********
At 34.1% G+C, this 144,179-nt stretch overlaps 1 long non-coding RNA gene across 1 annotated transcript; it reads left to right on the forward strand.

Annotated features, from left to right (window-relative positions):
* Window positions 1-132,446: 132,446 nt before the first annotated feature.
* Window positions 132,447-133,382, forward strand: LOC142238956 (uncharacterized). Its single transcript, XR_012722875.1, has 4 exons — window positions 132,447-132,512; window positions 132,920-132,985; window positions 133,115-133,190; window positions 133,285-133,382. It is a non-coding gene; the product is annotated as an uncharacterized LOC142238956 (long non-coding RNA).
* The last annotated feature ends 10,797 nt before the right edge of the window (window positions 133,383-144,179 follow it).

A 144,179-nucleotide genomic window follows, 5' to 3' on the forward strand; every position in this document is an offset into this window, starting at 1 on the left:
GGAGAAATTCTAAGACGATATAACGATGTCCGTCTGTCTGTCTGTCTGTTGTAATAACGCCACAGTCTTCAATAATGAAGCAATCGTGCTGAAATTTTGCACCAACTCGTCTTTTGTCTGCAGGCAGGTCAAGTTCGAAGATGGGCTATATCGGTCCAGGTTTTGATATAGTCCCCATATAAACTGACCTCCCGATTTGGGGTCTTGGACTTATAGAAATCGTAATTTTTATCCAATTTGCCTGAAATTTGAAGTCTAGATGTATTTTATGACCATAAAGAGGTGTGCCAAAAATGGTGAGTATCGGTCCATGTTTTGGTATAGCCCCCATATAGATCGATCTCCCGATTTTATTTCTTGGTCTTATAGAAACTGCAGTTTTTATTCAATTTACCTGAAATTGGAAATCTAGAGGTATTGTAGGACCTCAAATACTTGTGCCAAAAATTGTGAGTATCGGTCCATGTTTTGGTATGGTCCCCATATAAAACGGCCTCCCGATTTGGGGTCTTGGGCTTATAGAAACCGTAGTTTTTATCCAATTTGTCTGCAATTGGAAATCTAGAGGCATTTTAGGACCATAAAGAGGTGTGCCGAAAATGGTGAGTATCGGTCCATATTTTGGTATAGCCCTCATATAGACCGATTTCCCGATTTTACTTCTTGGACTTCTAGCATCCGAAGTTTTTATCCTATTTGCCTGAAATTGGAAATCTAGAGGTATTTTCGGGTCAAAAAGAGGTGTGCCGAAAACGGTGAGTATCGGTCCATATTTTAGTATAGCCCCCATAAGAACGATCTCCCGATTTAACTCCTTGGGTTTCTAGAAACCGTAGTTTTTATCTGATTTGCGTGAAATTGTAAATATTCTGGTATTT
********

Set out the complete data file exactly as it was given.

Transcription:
At 34.1% G+C, this 144,179-nt stretch overlaps 1 long non-coding RNA gene across 1 annotated transcript; it reads left to right on the forward strand.

Annotated features, from left to right (window-relative positions):
* Window positions 1-132,446: 132,446 nt before the first annotated feature.
* Window positions 132,447-133,382, forward strand: LOC142238956 (uncharacterized). Its single transcript, XR_012722875.1, has 4 exons — window positions 132,447-132,512; window positions 132,920-132,985; window positions 133,115-133,190; window positions 133,285-133,382. It is a non-coding gene; the product is annotated as an uncharacterized LOC142238956 (long non-coding RNA).
* The last annotated feature ends 10,797 nt before the right edge of the window (window positions 133,383-144,179 follow it).

A 144,179-nucleotide genomic window follows, 5' to 3' on the forward strand; every position in this document is an offset into this window, starting at 1 on the left:
GGAGAAATTCTAAGACGATATAACGATGTCCGTCTGTCTGTCTGTCTGTTGTAATAACGCCACAGTCTTCAATAATGAAGCAATCGTGCTGAAATTTTGCACCAACTCGTCTTTTGTCTGCAGGCAGGTCAAGTTCGAAGATGGGCTATATCGGTCCAGGTTTTGATATAGTCCCCATATAAACTGACCTCCCGATTTGGGGTCTTGGACTTATAGAAATCGTAATTTTTATCCAATTTGCCTGAAATTTGAAGTCTAGATGTATTTTATGACCATAAAGAGGTGTGCCAAAAATGGTGAGTATCGGTCCATGTTTTGGTATAGCCCCCATATAGATCGATCTCCCGATTTTATTTCTTGGTCTTATAGAAACTGCAGTTTTTATTCAATTTACCTGAAATTGGAAATCTAGAGGTATTGTAGGACCTCAAATACTTGTGCCAAAAATTGTGAGTATCGGTCCATGTTTTGGTATGGTCCCCATATAAAACGGCCTCCCGATTTGGGGTCTTGGGCTTATAGAAACCGTAGTTTTTATCCAATTTGTCTGCAATTGGAAATCTAGAGGCATTTTAGGACCATAAAGAGGTGTGCCGAAAATGGTGAGTATCGGTCCATATTTTGGTATAGCCCTCATATAGACCGATTTCCCGATTTTACTTCTTGGACTTCTAGCATCCGAAGTTTTTATCCTATTTGCCTGAAATTGGAAATCTAGAGGTATTTTCGGGTCAAAAAGAGGTGTGCCGAAAACGGTGAGTATCGGTCCATATTTTAGTATAGCCCCCATAAGAACGATCTCCCGATTTAACTCCTTGGGTTTCTAGAAACCGTAGTTTTTATCTGATTTGCGTGAAATTGTAAATATTCTGGTATTT